In the study, patients will receive injections of CaHA, an FDA-approved implant composed of calcium phosphate, into the injured vocal cord. At follow-up visits at one, three, six and 12 months, researchers will measure the effectiveness of the injections.
"In this study, we are trying to determine the long-term efficacy and utility of CaHA as an injection material to treat vocal fold disorders," said Clark Rosen, M.D., associate professor of otolaryngology at the University of Pittsburgh School of Medicine and director of the University of Pittsburgh Voice Center. "Current injection materials have limitations in terms of their effectiveness and longevity; there are concerns with some of the substances being reabsorbed and other materials triggering a rejection response to the material. It is hoped that the CaHA injection material will be an improvement over presently available substances."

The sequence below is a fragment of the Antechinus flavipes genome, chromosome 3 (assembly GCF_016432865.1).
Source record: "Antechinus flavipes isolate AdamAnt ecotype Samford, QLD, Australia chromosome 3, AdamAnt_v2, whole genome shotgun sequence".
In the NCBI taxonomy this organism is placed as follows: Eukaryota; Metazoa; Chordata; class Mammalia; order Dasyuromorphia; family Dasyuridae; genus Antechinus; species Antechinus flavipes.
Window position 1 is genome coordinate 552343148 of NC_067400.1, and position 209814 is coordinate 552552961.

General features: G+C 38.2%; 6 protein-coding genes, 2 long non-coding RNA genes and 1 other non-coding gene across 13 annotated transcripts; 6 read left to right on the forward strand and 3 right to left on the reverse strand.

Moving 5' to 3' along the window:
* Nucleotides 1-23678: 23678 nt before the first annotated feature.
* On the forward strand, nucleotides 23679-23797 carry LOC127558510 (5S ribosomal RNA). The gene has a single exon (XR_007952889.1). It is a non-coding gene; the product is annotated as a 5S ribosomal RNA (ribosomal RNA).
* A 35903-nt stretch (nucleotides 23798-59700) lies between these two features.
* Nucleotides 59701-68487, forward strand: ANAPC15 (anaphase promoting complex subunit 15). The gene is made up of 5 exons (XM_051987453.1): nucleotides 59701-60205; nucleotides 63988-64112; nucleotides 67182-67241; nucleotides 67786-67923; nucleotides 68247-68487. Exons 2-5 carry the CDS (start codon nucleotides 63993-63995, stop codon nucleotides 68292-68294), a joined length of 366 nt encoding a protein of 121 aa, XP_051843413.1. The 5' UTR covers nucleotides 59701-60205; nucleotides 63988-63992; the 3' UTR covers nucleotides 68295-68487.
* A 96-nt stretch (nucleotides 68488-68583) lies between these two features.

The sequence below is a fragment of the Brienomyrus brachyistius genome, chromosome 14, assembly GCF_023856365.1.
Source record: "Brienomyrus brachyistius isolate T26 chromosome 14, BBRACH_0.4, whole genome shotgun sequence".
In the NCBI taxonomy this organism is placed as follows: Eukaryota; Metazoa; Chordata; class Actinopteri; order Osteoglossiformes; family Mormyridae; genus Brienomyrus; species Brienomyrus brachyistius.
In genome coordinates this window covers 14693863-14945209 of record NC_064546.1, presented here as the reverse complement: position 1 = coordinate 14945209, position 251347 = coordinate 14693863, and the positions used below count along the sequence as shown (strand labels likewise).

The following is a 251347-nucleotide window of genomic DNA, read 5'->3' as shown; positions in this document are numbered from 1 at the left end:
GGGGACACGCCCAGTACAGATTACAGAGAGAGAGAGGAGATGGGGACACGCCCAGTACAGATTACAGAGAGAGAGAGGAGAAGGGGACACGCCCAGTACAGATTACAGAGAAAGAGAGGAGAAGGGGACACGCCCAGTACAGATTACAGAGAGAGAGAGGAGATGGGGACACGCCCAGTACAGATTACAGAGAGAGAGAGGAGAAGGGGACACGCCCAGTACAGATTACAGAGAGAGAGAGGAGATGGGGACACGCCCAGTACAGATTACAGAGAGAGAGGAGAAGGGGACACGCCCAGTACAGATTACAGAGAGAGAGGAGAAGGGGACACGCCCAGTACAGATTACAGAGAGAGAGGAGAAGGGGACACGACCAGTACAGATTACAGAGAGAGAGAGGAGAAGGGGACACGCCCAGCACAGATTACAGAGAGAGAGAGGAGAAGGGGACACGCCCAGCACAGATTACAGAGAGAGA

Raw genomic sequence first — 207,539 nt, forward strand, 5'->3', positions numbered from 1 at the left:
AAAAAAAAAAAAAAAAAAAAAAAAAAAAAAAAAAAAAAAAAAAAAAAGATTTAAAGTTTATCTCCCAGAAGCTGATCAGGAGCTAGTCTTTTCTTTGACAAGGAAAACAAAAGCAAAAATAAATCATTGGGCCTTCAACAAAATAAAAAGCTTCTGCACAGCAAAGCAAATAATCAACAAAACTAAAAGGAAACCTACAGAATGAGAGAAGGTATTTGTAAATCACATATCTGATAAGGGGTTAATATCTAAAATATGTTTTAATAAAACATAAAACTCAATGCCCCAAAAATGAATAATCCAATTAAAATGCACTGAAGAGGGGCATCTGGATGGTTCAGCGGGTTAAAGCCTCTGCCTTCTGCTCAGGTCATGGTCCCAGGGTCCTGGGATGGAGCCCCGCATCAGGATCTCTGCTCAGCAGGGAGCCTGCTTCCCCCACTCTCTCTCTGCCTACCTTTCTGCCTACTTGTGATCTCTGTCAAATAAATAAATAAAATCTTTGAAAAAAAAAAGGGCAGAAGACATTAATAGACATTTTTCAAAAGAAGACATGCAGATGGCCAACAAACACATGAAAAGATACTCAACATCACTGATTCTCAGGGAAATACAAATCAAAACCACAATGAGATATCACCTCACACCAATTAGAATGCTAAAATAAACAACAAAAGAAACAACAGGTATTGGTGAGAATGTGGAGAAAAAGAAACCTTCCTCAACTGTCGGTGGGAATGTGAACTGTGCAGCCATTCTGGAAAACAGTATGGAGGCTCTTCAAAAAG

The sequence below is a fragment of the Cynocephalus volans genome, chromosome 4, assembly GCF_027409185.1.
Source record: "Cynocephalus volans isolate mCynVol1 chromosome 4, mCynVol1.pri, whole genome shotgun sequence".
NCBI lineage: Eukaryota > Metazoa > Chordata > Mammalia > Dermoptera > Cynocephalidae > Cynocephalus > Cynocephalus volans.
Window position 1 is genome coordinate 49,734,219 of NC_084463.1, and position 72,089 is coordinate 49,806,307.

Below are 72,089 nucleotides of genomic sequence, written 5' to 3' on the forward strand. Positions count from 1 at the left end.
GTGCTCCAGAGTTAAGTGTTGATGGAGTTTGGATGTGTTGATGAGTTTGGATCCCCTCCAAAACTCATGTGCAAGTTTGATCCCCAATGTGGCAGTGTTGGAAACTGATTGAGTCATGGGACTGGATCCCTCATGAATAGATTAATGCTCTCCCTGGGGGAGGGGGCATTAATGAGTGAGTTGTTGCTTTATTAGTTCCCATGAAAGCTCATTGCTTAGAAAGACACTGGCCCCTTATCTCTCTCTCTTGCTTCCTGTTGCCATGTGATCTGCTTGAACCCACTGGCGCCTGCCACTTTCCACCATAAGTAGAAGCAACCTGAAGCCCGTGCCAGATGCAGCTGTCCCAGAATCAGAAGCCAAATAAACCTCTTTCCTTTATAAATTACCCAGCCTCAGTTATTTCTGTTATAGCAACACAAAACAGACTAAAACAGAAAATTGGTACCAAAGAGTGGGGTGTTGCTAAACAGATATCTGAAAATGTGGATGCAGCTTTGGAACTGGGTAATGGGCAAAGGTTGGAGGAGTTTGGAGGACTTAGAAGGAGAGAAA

In vocal cord disorders such as paralysis, atrophy and paresis, one or both vocal cords are weakened and lack the ability to close and thus vibrate properly, resulting in a soft, breathy or weak voice. The affected (injured) cord may also allow food and liquids into the trachea or lungs causing difficulty with swallowing and coughing.
Often vocal cord disorders may not heal without treatment. Standard treatments include voice therapy and surgery. In surgery, doctors attempt to add bulk to the injured vocal cord by injecting a substance, most commonly Teflon, fat or collagen into the cord. This moves the injured cord closer to the non-injured cord,